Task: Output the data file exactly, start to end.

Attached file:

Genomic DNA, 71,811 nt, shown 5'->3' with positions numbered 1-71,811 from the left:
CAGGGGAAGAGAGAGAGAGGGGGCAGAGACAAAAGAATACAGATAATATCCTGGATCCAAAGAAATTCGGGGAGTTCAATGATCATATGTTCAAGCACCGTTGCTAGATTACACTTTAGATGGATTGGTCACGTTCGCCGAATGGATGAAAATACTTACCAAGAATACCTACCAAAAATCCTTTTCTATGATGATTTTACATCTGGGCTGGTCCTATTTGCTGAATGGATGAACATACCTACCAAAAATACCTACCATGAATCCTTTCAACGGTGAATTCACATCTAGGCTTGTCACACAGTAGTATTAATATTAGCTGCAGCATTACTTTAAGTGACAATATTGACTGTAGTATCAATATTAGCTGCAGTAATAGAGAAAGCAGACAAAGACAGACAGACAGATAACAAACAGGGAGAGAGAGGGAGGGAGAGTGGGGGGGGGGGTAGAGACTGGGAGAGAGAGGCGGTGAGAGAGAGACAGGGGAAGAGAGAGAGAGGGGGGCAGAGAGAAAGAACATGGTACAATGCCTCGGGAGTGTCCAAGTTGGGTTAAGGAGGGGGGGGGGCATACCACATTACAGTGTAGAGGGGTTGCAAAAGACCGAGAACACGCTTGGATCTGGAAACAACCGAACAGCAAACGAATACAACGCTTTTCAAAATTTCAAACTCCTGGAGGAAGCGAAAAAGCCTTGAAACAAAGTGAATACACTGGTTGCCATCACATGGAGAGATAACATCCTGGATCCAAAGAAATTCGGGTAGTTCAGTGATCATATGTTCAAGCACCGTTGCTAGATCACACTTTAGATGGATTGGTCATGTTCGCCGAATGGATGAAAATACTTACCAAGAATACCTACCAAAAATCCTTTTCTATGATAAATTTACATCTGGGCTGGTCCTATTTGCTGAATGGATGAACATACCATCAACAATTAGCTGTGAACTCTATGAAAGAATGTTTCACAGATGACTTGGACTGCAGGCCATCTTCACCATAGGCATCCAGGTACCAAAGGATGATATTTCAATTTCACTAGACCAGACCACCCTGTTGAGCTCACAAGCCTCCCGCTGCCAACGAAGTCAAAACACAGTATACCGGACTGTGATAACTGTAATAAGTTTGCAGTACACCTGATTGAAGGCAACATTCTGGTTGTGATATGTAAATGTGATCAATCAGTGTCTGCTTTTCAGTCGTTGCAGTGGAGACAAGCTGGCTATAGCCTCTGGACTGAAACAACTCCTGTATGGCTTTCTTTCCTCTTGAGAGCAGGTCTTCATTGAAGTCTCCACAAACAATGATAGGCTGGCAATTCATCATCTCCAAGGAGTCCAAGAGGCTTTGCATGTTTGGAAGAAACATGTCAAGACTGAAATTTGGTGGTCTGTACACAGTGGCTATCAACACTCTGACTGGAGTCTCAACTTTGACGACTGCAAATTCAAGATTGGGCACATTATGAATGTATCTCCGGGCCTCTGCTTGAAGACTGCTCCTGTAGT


Genomic DNA, 71,811 nt, shown 5'->3' with positions numbered 1-71,811 from the left:
CAGGGGAAGAGAGAGAGAGGGGGCAGAGACAAAAGAATACAGATAATATCCTGGATCCAAAGAAATTCGGGGAGTTCAATGATCATATGTTCAAGCACCGTTGCTAGATTACACTTTAGATGGATTGGTCACGTTCGCCGAATGGATGAAAATACTTACCAAGAATACCTACCAAAAATCCTTTTCTATGATGATTTTACATCTGGGCTGGTCCTATTTGCTGAATGGATGAACATACCTACCAAAAATACCTACCATGAATCCTTTCAACGGTGAATTCACATCTAGGCTTGTCACACAGTAGTATTAATATTAGCTGCAGCATTACTTTAAGTGACAATATTGACTGTAGTATCAATATTAGCTGCAGTAATAGAGAAAGCAGACAAAGACAGACAGACAGATAACAAACAGGGAGAGAGAGGGAGGGAGAGTGGGGGGGGGGGTAGAGACTGGGAGAGAGAGGCGGTGAGAGAGAGACAGGGGAAGAGAGAGAGAGGGGGGCAGAGAGAAAGAACATGGTACAATGCCTCGGGAGTGTCCAAGTTGGGTTAAGGAGGGGGGGGGGCATACCACATTACAGTGTAGAGGGGTTGCAAAAGACCGAGAACACGCTTGGATCTGGAAACAACCGAACAGCAAACGAATACAACGCTTTTCAAAATTTCAAACTCCTGGAGGAAGCGAAAAAGCCTTGAAACAAAGTGAATACACTGGTTGCCATCACATGGAGAGATAACATCCTGGATCCAAAGAAATTCGGGTAGTTCAGTGATCATATGTTCAAGCACCGTTGCTAGATCACACTTTAGATGGATTGGTCATGTTCGCCGAATGGATGAAAATACTTACCAAGAATACCTACCAAAAATCCTTTTCTATGATAAATTTACATCTGGGCTGGTCCTATTTGCTGAATGGATGAACATACCATCAACAATTAGCTGTGAACTCTATGAAAGAATGTTTCACAGATGACTTGGACTGCAGGCCATCTTCACCATAGGCATCCAGGTACCAAAGGATGATATTTCAATTTCACTAGACCAGACCACCCTGTTGAGCTCACAAGCCTCCCGCTGCCAACGAAGTCAAAACACAGTATACCGGACTGTGATAACTGTAATAAGTTTGCAGTACACCTGATTGAAGGCAACATTCTGGTTGTGATATGTAAATGTGATCAATCAGTGTCTGCTTTTCAGTCGTTGCAGTGGAGACAAGCTGGCTATAGCCTCTGGACTGAAACAACTCCTGTATGGCTTTCTTTCCTCTTGAGAGCAGGTCTTCATTGAAGTCTCCACAAACAATGATAGGCTGGCAATTCATCATCTCCAAGGAGTCCAAGAGGCTTTGCATGTTTGGAAGAAACATGTCAAGACTGAAATTTGGTGGTCTGTACACAGTGGCTATCAACACTCTGACTGGAGTCTCAACTTTGACGACTGCAAATTCAAGATTGGGCACATTATGAATGTATCTCCGGGCCTCTGCTTGAAGACTGCTCCTGTAGT